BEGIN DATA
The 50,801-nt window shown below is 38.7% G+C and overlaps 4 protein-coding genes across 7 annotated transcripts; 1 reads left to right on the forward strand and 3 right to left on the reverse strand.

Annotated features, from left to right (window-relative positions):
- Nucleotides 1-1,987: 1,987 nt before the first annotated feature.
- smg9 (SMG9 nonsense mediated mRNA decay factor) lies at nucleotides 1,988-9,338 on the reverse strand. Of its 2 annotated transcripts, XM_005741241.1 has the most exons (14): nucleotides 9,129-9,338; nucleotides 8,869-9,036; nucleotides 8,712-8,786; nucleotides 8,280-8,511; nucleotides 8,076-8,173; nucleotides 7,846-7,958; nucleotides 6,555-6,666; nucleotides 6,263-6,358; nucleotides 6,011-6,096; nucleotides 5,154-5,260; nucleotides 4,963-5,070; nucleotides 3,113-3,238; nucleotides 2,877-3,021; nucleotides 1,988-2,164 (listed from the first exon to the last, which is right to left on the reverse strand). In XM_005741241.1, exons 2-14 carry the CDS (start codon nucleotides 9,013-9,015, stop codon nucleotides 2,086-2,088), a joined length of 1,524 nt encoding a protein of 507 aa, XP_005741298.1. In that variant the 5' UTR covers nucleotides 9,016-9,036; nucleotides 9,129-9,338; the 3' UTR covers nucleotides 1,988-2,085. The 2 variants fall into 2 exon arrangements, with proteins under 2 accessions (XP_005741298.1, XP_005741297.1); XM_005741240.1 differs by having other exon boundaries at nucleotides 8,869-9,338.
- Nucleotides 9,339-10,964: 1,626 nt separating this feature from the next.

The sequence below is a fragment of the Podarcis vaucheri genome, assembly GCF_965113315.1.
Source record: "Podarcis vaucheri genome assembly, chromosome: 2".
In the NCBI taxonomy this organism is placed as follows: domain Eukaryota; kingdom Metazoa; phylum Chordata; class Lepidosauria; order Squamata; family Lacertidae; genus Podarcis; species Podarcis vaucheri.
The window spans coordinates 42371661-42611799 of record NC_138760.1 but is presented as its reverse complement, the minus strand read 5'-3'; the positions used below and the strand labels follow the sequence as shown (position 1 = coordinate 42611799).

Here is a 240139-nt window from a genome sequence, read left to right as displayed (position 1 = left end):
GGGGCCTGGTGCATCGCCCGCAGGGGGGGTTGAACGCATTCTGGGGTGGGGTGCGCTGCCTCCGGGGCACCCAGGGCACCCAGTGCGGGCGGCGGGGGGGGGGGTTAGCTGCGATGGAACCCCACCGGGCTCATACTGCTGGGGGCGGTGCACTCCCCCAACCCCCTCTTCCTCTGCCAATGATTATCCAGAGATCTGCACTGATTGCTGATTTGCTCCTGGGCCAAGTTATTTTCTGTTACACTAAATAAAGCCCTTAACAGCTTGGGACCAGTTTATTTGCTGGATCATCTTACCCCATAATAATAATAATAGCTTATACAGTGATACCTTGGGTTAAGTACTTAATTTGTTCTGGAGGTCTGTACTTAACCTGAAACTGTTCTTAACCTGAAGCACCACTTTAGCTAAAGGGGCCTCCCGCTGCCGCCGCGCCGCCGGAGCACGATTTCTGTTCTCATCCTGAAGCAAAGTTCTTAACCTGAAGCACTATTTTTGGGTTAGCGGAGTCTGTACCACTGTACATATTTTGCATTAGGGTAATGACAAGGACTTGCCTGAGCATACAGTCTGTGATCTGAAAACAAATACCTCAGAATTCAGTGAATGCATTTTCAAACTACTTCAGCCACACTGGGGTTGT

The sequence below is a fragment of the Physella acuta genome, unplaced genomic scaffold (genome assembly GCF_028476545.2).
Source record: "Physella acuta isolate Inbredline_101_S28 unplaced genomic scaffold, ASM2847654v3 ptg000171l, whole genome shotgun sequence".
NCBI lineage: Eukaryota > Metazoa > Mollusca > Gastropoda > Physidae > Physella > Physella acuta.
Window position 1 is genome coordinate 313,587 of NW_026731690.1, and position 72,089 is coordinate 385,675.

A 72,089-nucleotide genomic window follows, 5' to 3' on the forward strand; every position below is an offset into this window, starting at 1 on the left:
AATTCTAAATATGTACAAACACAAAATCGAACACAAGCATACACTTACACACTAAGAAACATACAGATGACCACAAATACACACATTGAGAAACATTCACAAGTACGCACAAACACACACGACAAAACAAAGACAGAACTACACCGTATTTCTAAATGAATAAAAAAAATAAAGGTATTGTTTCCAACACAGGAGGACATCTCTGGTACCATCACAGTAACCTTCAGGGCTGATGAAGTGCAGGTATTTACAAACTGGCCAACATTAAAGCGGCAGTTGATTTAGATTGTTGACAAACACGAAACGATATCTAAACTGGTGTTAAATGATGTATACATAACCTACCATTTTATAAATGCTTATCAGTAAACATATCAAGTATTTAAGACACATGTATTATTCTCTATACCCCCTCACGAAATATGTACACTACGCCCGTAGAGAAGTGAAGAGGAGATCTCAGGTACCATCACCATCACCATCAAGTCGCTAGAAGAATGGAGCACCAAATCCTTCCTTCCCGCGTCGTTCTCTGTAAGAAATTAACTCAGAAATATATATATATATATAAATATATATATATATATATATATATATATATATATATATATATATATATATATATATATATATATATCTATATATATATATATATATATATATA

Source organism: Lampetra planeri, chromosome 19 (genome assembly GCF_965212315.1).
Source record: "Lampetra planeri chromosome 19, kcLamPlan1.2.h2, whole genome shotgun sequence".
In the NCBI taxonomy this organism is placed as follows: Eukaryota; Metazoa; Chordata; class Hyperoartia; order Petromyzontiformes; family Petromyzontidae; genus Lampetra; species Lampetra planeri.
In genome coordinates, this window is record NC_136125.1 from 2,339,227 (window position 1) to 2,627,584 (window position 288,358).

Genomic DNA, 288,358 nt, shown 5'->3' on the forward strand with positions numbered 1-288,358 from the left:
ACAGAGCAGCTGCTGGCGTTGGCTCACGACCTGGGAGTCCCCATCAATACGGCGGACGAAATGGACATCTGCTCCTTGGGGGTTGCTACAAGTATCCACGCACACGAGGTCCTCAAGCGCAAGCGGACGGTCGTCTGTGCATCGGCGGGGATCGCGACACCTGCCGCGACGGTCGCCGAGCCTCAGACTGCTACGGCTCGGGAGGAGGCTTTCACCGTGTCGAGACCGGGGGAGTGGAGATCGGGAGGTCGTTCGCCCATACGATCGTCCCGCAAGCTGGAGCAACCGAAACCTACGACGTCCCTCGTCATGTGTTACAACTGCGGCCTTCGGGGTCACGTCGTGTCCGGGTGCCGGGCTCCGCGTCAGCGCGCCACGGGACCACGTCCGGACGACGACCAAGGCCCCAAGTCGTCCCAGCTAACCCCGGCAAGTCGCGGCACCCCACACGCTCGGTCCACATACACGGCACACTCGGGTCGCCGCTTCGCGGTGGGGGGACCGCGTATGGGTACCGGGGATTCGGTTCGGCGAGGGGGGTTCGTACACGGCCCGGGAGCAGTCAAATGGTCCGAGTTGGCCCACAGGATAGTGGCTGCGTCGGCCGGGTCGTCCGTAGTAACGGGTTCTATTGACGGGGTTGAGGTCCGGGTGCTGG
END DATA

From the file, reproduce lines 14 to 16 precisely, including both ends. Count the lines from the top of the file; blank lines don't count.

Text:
NCBI lineage: Eukaryota > Metazoa > Mollusca > Gastropoda > Physidae > Physella > Physella acuta.
Window position 1 is genome coordinate 313,587 of NW_026731690.1, and position 72,089 is coordinate 385,675.

A 72,089-nucleotide genomic window follows, 5' to 3' on the forward strand; every position below is an offset into this window, starting at 1 on the left: